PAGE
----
(4) The record of prominent Republican politicians and others who repeatedly warned against forcing a government shutdown—including many who are now trying to blame the Democrats. On the eve of the shutdown, September 30, Think Progress published “49 Republicans Who Say Shutting Down The Government Over Obamacare Is A Big Mistake,” a collection of brief quotes from prominent office-holders, activists and pundits. There were 11 House members, including Paul Ryan, who said, “Shutting down the government puts us on the wrong side [of public opinion].The fight is on the debt limit,” and 16 Senators, including Orrin Hatch who said, [T]o expect the government to shut down is not the way to do it [get rid of Obamacare],” and Richard Shelby who simply said, “It’s foolish”. There were also six governors, including Scott Walker, as well as an assortment of other prominent figures, including Jeb Bush, Mitt Romney, Bill O’Reilly, Karl Rove, Charles Krauthammer, and George Will.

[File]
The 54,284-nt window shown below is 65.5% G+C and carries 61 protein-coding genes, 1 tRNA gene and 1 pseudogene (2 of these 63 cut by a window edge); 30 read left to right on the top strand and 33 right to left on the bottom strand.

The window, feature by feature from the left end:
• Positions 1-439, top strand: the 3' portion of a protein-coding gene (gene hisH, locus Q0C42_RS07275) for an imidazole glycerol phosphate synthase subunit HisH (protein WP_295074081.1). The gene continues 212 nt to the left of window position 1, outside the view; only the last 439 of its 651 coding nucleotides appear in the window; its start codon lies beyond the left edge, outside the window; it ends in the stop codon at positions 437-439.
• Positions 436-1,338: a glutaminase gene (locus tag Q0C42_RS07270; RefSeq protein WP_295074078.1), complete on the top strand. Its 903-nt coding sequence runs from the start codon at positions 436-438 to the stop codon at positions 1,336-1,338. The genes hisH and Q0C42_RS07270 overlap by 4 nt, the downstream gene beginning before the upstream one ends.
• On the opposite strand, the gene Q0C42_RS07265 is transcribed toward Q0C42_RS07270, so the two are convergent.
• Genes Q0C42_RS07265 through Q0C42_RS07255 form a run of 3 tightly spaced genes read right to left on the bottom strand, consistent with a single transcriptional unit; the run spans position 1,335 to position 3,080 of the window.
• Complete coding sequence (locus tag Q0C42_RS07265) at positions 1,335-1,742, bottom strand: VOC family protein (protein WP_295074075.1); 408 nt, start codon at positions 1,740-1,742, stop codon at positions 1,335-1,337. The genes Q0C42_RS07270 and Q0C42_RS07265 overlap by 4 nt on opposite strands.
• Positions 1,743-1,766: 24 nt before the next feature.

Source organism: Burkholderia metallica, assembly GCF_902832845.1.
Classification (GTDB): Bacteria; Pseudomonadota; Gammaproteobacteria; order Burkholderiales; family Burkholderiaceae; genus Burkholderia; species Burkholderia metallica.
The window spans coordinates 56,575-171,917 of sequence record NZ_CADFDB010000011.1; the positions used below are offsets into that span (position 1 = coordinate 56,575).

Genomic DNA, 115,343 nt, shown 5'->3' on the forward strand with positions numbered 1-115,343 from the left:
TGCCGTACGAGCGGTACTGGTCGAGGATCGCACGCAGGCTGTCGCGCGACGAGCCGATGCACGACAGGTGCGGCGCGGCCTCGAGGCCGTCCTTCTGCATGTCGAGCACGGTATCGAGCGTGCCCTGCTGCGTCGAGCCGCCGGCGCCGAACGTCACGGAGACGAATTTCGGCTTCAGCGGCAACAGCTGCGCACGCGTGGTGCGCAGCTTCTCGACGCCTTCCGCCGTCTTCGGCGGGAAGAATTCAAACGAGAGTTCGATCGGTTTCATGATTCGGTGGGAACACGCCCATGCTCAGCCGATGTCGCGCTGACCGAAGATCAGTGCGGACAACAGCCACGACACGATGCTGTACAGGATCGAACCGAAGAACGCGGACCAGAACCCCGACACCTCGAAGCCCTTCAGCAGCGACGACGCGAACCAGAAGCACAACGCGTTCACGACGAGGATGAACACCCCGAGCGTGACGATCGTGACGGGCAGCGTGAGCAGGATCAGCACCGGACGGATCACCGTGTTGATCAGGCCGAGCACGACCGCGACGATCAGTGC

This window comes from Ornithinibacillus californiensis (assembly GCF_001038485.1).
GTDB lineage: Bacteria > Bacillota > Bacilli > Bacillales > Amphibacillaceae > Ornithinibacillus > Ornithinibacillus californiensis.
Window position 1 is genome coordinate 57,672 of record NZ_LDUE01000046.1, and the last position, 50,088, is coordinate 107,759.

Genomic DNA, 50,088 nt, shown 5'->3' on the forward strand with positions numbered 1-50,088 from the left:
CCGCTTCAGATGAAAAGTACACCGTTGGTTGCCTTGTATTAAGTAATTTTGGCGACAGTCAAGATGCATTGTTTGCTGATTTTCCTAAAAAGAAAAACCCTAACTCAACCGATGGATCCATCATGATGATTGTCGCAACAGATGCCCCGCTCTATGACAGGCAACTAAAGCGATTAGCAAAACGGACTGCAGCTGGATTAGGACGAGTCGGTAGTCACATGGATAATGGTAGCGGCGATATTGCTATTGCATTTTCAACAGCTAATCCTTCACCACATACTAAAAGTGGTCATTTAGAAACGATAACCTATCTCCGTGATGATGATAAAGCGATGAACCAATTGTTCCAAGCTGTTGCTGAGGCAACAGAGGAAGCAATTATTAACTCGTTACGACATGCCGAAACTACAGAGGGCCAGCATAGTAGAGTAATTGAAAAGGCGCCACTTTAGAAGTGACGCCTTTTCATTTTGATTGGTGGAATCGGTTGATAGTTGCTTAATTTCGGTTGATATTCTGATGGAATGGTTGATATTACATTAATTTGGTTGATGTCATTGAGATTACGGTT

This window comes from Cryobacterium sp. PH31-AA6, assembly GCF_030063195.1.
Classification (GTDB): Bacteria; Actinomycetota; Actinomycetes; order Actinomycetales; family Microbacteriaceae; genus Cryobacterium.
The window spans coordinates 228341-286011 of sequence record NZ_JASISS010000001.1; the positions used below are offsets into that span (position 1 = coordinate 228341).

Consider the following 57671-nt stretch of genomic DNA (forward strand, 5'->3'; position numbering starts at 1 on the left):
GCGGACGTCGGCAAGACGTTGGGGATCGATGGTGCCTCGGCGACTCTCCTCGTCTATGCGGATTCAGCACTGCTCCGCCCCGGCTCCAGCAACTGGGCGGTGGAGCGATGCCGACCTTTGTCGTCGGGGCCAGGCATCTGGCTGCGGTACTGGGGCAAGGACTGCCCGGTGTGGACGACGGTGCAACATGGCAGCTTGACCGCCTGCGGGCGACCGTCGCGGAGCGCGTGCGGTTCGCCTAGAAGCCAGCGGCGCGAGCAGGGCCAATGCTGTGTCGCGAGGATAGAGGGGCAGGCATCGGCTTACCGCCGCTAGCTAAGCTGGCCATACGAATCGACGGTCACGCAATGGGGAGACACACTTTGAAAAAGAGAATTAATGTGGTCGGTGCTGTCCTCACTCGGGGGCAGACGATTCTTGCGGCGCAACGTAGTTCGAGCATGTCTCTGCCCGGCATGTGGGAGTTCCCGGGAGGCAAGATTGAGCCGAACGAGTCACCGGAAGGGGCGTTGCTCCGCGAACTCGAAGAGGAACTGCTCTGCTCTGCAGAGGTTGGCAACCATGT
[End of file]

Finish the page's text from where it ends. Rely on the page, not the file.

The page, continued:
Obviously, there would not have been such an outpouring advice to other Republicans not to shut down the government, if it were the Democrats who were actually planning the shutdown all along.

(5) The contrary historical record of some Republicans downplaying the severity of the shutdown. A contrary tendency among other Republicans is equally damaging to the “blame the Democrats” narrative—the tendency to minimise the impact and significance of the shutdown. As noted above, Ted Cruz and Heritage Action engaged in this sort of downplaying in the months preceding the shutdown as part of a strategy to pressure other Republicans to go along. But as the shutdown has become a reality, this narrative has become much more widespread among the GOP faithful, creating a tacit hybrid “it’s-no-big-deal-but-it’s-all-their-fault” narrative, particularly within the right-wing mediasphere, as summarised here at Salon by Elias Isquith (“Right-wing media on shutdown: ‘Let the crisis continue’“.)